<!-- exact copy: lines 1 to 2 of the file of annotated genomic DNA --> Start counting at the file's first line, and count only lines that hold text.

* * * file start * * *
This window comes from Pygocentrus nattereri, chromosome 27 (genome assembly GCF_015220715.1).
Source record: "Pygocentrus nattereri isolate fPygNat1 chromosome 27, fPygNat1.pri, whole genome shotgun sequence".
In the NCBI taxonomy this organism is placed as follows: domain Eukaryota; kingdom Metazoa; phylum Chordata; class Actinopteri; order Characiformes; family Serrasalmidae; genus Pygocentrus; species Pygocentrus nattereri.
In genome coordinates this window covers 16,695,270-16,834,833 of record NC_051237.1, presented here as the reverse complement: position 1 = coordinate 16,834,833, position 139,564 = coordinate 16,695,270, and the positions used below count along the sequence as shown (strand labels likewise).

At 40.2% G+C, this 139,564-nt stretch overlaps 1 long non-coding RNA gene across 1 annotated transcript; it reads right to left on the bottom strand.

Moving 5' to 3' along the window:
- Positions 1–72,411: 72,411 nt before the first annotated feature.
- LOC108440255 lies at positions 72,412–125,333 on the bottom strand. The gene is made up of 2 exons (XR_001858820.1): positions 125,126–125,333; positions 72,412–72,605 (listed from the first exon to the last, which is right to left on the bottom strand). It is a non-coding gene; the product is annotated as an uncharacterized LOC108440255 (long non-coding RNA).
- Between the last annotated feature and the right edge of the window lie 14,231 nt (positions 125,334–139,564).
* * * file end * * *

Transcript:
This window comes from Pygocentrus nattereri, chromosome 27 (genome assembly GCF_015220715.1).
Source record: "Pygocentrus nattereri isolate fPygNat1 chromosome 27, fPygNat1.pri, whole genome shotgun sequence".